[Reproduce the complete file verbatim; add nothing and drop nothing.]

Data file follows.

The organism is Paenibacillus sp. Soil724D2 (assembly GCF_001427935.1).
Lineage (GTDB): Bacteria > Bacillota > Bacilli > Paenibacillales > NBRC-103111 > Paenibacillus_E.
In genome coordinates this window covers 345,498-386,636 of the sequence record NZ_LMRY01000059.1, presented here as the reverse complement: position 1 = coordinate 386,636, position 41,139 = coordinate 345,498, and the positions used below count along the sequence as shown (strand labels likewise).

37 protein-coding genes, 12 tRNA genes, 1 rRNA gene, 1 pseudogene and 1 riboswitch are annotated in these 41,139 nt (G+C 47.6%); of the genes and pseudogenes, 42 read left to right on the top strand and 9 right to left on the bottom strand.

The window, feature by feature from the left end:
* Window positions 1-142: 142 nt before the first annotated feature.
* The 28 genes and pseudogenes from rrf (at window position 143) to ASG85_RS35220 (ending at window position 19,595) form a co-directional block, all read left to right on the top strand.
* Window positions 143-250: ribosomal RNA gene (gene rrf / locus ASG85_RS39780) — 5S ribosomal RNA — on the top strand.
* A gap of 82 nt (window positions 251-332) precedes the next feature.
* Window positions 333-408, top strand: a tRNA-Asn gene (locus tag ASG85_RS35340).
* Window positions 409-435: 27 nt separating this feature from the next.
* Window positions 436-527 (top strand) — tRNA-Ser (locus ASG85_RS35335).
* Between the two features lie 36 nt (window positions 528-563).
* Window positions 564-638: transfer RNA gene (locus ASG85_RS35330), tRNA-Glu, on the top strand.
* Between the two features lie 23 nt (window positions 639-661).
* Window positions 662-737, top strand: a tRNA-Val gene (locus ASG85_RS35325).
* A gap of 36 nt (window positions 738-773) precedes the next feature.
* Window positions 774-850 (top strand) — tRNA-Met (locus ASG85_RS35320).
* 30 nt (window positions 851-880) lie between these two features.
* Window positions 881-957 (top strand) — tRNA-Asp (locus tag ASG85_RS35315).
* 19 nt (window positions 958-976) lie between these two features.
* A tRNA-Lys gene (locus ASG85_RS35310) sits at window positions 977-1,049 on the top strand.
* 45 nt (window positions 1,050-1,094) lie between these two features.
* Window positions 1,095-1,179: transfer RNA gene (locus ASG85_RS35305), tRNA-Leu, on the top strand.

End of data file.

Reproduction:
The organism is Paenibacillus sp. Soil724D2 (assembly GCF_001427935.1).
Lineage (GTDB): Bacteria > Bacillota > Bacilli > Paenibacillales > NBRC-103111 > Paenibacillus_E.
In genome coordinates this window covers 345,498-386,636 of the sequence record NZ_LMRY01000059.1, presented here as the reverse complement: position 1 = coordinate 386,636, position 41,139 = coordinate 345,498, and the positions used below count along the sequence as shown (strand labels likewise).

37 protein-coding genes, 12 tRNA genes, 1 rRNA gene, 1 pseudogene and 1 riboswitch are annotated in these 41,139 nt (G+C 47.6%); of the genes and pseudogenes, 42 read left to right on the top strand and 9 right to left on the bottom strand.

The window, feature by feature from the left end:
* Window positions 1-142: 142 nt before the first annotated feature.
* The 28 genes and pseudogenes from rrf (at window position 143) to ASG85_RS35220 (ending at window position 19,595) form a co-directional block, all read left to right on the top strand.
* Window positions 143-250: ribosomal RNA gene (gene rrf / locus ASG85_RS39780) — 5S ribosomal RNA — on the top strand.
* A gap of 82 nt (window positions 251-332) precedes the next feature.
* Window positions 333-408, top strand: a tRNA-Asn gene (locus tag ASG85_RS35340).
* Window positions 409-435: 27 nt separating this feature from the next.
* Window positions 436-527 (top strand) — tRNA-Ser (locus ASG85_RS35335).
* Between the two features lie 36 nt (window positions 528-563).
* Window positions 564-638: transfer RNA gene (locus ASG85_RS35330), tRNA-Glu, on the top strand.
* Between the two features lie 23 nt (window positions 639-661).
* Window positions 662-737, top strand: a tRNA-Val gene (locus ASG85_RS35325).
* A gap of 36 nt (window positions 738-773) precedes the next feature.
* Window positions 774-850 (top strand) — tRNA-Met (locus ASG85_RS35320).
* 30 nt (window positions 851-880) lie between these two features.
* Window positions 881-957 (top strand) — tRNA-Asp (locus tag ASG85_RS35315).
* 19 nt (window positions 958-976) lie between these two features.
* A tRNA-Lys gene (locus ASG85_RS35310) sits at window positions 977-1,049 on the top strand.
* 45 nt (window positions 1,050-1,094) lie between these two features.
* Window positions 1,095-1,179: transfer RNA gene (locus ASG85_RS35305), tRNA-Leu, on the top strand.